Lanthanides are well known for the luminescence of their trivalent cations, which emit primarily through phosphorescence resulting from electronic transitions within the 4f shell (Bünzli and Eliseeva, 2010). Because these transitions are “forbidden” by Laporte's parity selection rule (formally prohibiting electric dipole transitions between states that conserve parity), they have low absorption cross-sections and their photoluminescence is commonly sensitized by Ce3+ (for downconversion, with Tb3+ acceptor) or Yb3+ (for upconversion, with Tm3+, Er3+, and Ho3+ acceptors), though more complex combinations of lanthanides are certainly possible. The efficiency of both processes benefits from a low phonon energy host, though is of increasing importance for lower energy transitions. In the case of upconverting NPs, hexagonal phase (β phase) NaYF4 or isostructural NaGdF4 are generally the preferred host materials.
The mechanism of cerium luminescence is distinct from most other lanthanides. Neutral cerium has a [Xe]4f15d16s2 electronic configuration; in solution or in solid hosts, the +3 or +4 oxidation states are the most common. Only the +3 state is luminescent, though the +4 state also has important implications for redox activity. In the +3 state, the 6s and 5d electrons are lost, leaving one optically active electron in the shielded 4f shell. Fluorescence (ΔS = 0) arises from parity-allowed, high oscillator strength 4f-5d transitions. Because the 5d orbitals are external, these transitions are sensitive to the crystal field, and vary in energy across a substantial range depending on the host material (Dorenbos, 2000).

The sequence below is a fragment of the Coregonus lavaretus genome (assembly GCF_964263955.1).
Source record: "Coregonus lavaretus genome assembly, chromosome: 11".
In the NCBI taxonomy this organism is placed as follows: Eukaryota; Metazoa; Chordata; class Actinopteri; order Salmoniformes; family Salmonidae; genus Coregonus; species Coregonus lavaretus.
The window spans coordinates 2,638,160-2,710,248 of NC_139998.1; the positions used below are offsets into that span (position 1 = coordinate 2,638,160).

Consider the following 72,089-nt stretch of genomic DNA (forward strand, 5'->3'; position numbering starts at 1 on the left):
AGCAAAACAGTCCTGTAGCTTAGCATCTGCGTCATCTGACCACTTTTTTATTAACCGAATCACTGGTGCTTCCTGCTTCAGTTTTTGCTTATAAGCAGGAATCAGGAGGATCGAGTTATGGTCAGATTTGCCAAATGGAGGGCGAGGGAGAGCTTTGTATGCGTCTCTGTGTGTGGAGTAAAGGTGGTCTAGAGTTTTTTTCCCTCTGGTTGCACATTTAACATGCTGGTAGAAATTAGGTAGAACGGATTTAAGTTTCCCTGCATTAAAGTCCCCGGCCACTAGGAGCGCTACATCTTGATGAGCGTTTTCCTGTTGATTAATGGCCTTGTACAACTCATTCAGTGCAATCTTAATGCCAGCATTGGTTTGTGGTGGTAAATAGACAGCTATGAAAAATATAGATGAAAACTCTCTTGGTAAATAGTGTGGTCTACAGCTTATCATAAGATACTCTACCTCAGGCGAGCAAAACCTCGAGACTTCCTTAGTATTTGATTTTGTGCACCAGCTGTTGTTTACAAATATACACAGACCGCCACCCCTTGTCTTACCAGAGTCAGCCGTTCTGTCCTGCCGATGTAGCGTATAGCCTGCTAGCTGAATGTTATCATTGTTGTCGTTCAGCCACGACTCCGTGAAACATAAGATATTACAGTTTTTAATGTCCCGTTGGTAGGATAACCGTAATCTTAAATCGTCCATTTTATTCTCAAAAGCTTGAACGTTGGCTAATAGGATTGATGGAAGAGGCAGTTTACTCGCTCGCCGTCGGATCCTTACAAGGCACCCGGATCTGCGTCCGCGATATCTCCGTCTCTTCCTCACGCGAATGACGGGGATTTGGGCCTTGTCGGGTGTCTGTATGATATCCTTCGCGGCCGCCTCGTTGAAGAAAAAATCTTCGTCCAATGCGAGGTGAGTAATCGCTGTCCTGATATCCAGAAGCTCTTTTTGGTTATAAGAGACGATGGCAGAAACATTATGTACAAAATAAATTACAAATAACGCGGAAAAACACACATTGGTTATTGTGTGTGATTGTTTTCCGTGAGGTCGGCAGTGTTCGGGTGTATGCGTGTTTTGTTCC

Cerium-doped lanthanum fluoride (CexLa1−xF3) shows luminescence in the UV-blue (corresponding well to the Soret band) and so is a likely candidate for useful energy transfer to photosensitizers.
Mechanisms of scintillation
RL mechanisms of bulk CexLa1−xF3 crystals were elucidated in the late 80 s and early-to-mid 90 s as candidates for radiation detection purposes (Moses and Derenzo, 1989, 1990; Wojtowicz et al., 1992, 1994; Lempicki et al., 1993; Moses et al., 1994; Rodnyi et al., 1995). Though the scintillation was found to be significantly faster than commonly used scintillators at the time (BGO, CsI:Tl, NaI:Tl) on a per-photon basis, the overall light output was found to be unexpectedly weak, with variable luminescence that was significantly dependent on the quality of the crystal and the presence of defects. This variability precluded their use as reliable detectors for the most part, at least compared to other options being developed concurrently, such as PbWO4.